The Norfolk Regiment (Service) Battalions on the Western Front
At the start of hostilities Norfolk had two regular battalions of the Norfolk Regiment serving in other parts of the world. Both went to war in 1914, the 1st Battalion going to France and the 2nd Battalion served in Mesopotamia. There was also the 3rd (Reserve) Battalion, who were based at Britannia Barracks in Norwich.
Before long the Regular Army needed to be expanded and, as part of a national decision made by Field Marshal Earl Kitchener of Khartoum, a further three regular Norfolk battalions were raised. The 7th (Service) Battalion became part of the 35th Brigade in the 12th (Eastern) Division under the command of Lieutenant Colonel John W.V. Carroll. Next came the 8th (Service) Battalion, who joined the 53rd Brigade in the 18th (Eastern) Division initially under the command of Colonel Frederick C. Briggs, and finally the 9th (Service) Battalion, who joined the 71st Brigade in the 24th Division under the command of Lieutenant Colonel Ernest Stracey. All three were New Army battalions made up of volunteers who came from Norfolk but men from as far afield as London and the North were also sent to serve in them.
The three service battalions landed in France in 1915, the 7th Battalion landed on 30th May 1915, the 8th Battalion on 27th July 1915 and the 9th Battalion landed, 100 years ago today, on 30th August 1915. One man who would land in France at this time would be Edgar Gray, who arrived with the 7/Norfolks on 30 May 1915. Edgar would one of the very few who would serve with the 7th Battalion all through the war.
The 7/Norfolks initially served to the south of Ypres around Ploegsteert and the other two battalions found themselves on the Somme. The 8th Battalion would initially serve in trenches north of Aveluy and the 9th Battalion would serve at Montcarvel until they, along with the rest of their brigade were ordered to move to Lonely Tree Hill situated to the south of the La Bassee Canal. We will look at that story in September.
Trench warfare was not one continuous push between two armies. Life in the trenches generally meant intense periods of boredom and toil mixed with short periods of action. Battalions would often only spend four days in a row
in the front line before being relieved by another battalion from their brigade. This would provide the battalion with a chance to rest up and to recuperate.
A typical day in the front line would start at around dawn with both sides standing to, as this was when the enemy was most likely to launch an attack. The men would man the fire steps and often fired off thousands of rounds of
ammunition, which became known as the ‘Morning Hate’. This could also be mixed with artillery fire.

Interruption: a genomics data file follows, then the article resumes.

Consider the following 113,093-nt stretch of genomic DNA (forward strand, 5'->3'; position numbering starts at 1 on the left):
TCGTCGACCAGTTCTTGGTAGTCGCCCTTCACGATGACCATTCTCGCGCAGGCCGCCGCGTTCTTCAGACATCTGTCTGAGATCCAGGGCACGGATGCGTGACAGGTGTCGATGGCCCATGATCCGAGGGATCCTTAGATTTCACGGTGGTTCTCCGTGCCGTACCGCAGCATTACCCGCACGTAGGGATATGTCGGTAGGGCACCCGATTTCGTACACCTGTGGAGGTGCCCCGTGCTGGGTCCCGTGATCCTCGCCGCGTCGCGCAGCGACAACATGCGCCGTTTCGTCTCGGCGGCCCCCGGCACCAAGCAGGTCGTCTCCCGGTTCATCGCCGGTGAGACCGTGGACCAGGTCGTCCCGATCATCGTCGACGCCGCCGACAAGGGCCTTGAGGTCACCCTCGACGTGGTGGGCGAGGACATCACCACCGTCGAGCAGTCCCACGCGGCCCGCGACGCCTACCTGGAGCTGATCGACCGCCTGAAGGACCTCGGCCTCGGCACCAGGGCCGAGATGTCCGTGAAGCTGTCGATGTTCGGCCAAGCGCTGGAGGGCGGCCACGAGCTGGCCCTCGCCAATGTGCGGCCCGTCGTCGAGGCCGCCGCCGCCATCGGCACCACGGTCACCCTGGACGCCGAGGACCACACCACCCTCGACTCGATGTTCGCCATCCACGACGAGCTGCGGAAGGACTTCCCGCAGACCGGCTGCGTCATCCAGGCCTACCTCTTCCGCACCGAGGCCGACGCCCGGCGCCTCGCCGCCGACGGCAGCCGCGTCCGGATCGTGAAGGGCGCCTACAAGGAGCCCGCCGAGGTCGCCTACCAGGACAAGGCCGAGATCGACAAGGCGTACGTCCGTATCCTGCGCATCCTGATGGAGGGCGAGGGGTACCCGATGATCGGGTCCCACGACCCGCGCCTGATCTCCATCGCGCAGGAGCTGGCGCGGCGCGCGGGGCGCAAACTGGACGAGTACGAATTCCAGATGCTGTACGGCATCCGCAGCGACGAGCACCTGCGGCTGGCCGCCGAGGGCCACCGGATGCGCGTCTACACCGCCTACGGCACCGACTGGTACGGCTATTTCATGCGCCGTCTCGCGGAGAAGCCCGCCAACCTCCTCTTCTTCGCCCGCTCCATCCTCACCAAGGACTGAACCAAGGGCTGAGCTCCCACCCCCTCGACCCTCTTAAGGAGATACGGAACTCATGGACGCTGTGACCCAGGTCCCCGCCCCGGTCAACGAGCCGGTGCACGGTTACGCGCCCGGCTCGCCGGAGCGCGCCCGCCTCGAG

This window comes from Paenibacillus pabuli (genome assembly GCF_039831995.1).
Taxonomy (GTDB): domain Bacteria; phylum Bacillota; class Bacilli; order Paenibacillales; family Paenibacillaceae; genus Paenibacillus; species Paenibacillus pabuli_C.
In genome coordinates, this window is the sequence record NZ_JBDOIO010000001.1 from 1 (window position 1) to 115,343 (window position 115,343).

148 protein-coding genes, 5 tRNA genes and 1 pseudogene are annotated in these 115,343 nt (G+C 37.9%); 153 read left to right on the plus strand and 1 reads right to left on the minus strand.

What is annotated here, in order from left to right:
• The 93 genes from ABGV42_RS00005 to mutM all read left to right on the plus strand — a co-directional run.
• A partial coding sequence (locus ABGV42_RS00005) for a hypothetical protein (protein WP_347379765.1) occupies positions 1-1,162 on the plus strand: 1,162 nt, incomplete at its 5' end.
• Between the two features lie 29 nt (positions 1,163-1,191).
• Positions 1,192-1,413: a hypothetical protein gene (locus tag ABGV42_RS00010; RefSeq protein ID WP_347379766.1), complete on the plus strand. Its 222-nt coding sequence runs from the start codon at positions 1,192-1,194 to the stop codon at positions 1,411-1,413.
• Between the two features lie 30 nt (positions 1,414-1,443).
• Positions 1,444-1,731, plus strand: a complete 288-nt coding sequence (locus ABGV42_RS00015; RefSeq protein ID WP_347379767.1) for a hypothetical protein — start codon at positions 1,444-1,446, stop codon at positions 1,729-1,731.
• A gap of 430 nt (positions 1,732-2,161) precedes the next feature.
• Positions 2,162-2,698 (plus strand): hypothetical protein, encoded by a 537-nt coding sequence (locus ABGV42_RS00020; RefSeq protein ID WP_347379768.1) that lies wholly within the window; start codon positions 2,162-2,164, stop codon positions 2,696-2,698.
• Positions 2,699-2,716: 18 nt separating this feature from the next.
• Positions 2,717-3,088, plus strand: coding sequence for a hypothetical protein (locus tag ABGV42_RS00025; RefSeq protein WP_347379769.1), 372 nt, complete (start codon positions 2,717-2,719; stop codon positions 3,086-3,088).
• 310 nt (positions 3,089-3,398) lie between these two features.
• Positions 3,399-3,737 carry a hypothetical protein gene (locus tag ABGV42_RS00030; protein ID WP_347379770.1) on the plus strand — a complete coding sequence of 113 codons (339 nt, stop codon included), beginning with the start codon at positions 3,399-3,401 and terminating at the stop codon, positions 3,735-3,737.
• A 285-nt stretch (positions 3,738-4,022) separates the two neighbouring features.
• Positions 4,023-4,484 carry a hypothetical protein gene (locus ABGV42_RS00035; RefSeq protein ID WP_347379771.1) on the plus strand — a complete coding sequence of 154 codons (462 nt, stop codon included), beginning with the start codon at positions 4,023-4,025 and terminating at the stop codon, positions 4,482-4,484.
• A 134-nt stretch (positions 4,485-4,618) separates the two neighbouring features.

Once this was over, life would generally settle and then revolve around getting the men fed, with many using this time to try and relax or catch up on sleep. However, this quiet time could be rudely shattered by stray shells
and snipers. Moreover, there were always chores to be done and many would find themselves on work details, ensuring that the trenches were well kept.
As dusk fell, another stand to would be ordered and it was after this that hot food could be brought up. The rum ration was also issued at this point. Once night fell, men could move more freely and parties were often put into
no-man’s-land to repair the wire or to gather intelligence about the German lines. Occasionally, trench raids were sanctioned and parties would infi ltrate the German lines. Although the two sides often tried to maintain a ‘live and
let live’ policy, these raids were still fraught with danger and could lead to retaliation from the enemy.
The war diaries for the 3 service battalions reflect this type of life but the 7th Battalion suffered their first casualties in trenches in July. Here they were again serving in Ploegsteert Wood, known as Plugstreet Wood to the British, when on 9th July 1915 the war diary notes,
‘Two mines exploded by R. Canadians. Craters successfully occupied.’
On this day, although it is not recorded, the battalion lost Private 12826 Harry William Laxen Sharpin. Harry was 24 when he died and the son of James and Elizabeth Mary Sharpin of The Orchard at Brinton near Melton Constable. He is also listed as being a ‘Native of Sheringham.’ In total, for their first stint in the trenches, they would lose 5 men killed and 23 men wounded.
It was not long until the 8th Battalion lost their first man, Private 17060 Herbert Arthur Pretty was the son of Arthur James and Naomi Pretty of The Street in Pulham Market. He was wounded on 21st August 1915 and died of his wounds on 31st August 1915. He was 20 years old and is now laid to rest in grave I. A. 2. in Mericourt-l’Abbe Communal Cemetery Extension.
But the first major baptism of fire for these New Army Battalions would be laid at the 9th Norfolk’s doorstep in September 1915.